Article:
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8 of 8 people found the following review helpful
5.0 out of 5 stars Perfect Richard Mabey, as ever
I am alerted to any Richard Mabey publication and this one (short essay tho' it is) was as intersting as ever. I have lived along the Metropolitan line (i.e. in Metroland) all my life and in Chesham, at the end of the line, for 50+ years. Mabey describes many places well known to me in his own characteristic way which evokes childhood and school days, as well as...
Published 14 months ago by Barbara Young

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2.0 out of 5 stars going overground
not up to the standard of others i have read from this fine series. its ok worth a look though
Published 1 month ago by martin


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8 of 8 people found the following review helpful
5.0 out of 5 stars Perfect Richard Mabey, as ever, 29 April 2013
By 
Barbara Young - See all my reviews
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This review is from: A Good Parcel of English Soil: The Metropolitan Line (Penguin Underground Lines) (Paperback)
I am alerted to any Richard Mabey publication and this one (short essay tho' it is) was as intersting as ever. I have lived along the Metropolitan line (i.e. in Metroland) all my life and in Chesham, at the end of the line, for 50+ years. Mabey describes many places well known to me in his own characteristic way which evokes childhood and school days, as well as describing nature in unusual and evocative ways. Did you know that tomato plants growing alongside roads, and in this case, the railway, indicate that people have thrown remnants of tomato sandwiches out of the window and the seeds have germinated?? This book also introduced me to the Penguin 150 anniversary Underground set and I have now have seven of them including the Piccadilly, along which line I travelled to school in the 1950's.
These little books are perfect presents for friends who might have connections with any of the lines.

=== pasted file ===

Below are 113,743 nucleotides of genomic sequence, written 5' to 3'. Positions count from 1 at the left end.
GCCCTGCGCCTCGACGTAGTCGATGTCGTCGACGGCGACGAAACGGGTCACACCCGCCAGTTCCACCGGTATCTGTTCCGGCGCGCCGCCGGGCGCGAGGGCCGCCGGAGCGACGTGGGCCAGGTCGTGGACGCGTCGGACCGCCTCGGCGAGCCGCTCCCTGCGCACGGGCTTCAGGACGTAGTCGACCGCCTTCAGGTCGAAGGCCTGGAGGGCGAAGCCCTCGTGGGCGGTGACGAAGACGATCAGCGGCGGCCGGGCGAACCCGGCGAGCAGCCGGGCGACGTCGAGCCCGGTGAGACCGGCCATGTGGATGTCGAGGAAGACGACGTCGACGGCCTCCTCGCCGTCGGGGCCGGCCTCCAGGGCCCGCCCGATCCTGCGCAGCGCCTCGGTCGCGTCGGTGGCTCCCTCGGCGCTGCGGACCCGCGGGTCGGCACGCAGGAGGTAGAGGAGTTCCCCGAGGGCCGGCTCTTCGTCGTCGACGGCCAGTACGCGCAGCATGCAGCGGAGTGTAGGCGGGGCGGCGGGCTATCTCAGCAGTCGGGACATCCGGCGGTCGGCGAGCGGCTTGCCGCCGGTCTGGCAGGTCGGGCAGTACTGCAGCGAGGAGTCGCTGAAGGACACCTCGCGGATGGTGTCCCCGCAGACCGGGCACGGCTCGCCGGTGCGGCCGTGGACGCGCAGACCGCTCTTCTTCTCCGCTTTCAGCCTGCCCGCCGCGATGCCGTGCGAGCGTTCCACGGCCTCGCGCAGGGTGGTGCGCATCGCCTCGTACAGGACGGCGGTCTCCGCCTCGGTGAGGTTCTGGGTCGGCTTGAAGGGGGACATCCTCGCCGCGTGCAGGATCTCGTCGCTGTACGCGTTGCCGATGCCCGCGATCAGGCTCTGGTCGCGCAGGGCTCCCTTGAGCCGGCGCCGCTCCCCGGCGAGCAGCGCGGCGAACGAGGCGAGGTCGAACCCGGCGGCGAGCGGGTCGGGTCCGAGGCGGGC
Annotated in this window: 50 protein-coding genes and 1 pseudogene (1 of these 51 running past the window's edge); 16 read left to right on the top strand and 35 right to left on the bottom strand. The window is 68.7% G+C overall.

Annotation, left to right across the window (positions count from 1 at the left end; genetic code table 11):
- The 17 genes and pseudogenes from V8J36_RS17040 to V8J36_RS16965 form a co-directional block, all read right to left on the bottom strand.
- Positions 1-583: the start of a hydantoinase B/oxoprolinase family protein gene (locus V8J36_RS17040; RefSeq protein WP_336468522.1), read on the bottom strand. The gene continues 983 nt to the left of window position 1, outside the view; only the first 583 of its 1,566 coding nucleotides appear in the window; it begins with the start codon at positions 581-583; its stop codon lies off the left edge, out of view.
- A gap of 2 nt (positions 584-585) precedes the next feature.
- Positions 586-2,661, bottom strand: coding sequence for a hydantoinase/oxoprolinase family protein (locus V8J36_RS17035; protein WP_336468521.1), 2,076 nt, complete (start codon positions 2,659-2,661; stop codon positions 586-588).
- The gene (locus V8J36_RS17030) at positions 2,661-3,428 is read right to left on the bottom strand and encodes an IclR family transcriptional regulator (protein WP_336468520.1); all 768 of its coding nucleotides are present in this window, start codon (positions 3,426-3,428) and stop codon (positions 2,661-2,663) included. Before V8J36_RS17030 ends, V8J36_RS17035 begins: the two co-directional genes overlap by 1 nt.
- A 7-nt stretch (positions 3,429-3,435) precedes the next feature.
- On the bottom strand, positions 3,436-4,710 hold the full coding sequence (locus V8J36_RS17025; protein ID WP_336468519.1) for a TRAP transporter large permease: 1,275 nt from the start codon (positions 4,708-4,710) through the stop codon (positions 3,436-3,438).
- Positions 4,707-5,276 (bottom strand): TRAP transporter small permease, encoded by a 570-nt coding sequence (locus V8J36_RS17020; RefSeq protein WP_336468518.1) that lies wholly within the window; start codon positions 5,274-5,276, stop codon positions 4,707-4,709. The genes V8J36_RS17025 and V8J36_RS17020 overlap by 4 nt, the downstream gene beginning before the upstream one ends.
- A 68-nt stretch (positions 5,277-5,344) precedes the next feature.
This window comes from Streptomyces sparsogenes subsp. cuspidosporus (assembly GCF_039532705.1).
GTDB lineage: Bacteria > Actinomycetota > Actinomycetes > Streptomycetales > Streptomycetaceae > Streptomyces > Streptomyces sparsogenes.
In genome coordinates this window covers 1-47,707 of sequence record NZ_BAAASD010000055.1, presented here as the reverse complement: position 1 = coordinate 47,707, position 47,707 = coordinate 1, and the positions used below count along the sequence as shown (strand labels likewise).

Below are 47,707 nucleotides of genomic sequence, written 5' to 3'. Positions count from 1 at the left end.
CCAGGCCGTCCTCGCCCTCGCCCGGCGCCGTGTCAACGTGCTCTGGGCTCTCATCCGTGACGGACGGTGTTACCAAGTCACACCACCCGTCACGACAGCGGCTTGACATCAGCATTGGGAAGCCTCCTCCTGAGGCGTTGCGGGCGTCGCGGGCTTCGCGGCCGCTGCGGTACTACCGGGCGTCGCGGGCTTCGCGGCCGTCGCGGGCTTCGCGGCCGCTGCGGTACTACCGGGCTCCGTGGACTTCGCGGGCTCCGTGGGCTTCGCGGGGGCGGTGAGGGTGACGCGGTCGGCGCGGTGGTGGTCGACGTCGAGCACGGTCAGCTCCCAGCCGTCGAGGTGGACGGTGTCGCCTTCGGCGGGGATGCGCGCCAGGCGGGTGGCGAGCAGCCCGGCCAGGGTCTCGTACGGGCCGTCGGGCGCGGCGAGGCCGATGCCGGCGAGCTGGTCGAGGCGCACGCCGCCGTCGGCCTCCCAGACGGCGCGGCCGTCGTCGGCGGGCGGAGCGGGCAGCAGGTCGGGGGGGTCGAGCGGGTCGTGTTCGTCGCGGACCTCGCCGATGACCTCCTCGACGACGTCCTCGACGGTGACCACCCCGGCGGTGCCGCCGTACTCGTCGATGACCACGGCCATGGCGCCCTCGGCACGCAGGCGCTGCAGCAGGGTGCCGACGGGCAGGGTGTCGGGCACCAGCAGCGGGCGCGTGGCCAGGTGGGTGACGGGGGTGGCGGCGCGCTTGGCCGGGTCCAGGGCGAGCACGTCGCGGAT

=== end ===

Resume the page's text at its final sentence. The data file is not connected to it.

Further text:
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3 of 3 people found the following review helpful
5.0 out of 5 stars Review, 28 July 2013
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This review is from: A Good Parcel of English Soil: The Metropolitan Line (Penguin Underground Lines) (Paperback)
Yes, an easy read and clearly lovingly written by Mabey and well researched. I collect Mabey's books and was happy to receive this one.
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2.0 out of 5 stars going overground, 28 May 2014
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This review is from: A Good Parcel of English Soil: The Metropolitan Line (Penguin Underground Lines) (Paperback)
not up to the standard of others i have read from this fine series. its ok worth a look though
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4.0 out of 5 stars Fascinating, 27 Dec 2013
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This review is from: A Good Parcel of English Soil: The Metropolitan Line (Penguin Underground Lines) (Paperback)
A good read looking at the areas alongside the line in terms of flora and fauna as well as the authors world.
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5.0 out of 5 stars Casting a light on Metroland, 21 Dec 2013
By 
Stewart M (Victoria, Australia) - See all my reviews
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This review is from: A Good Parcel of English Soil: The Metropolitan Line (Penguin Underground Lines) (Paperback)
This is a splendid (little) book that seems to cast a light on a number of things.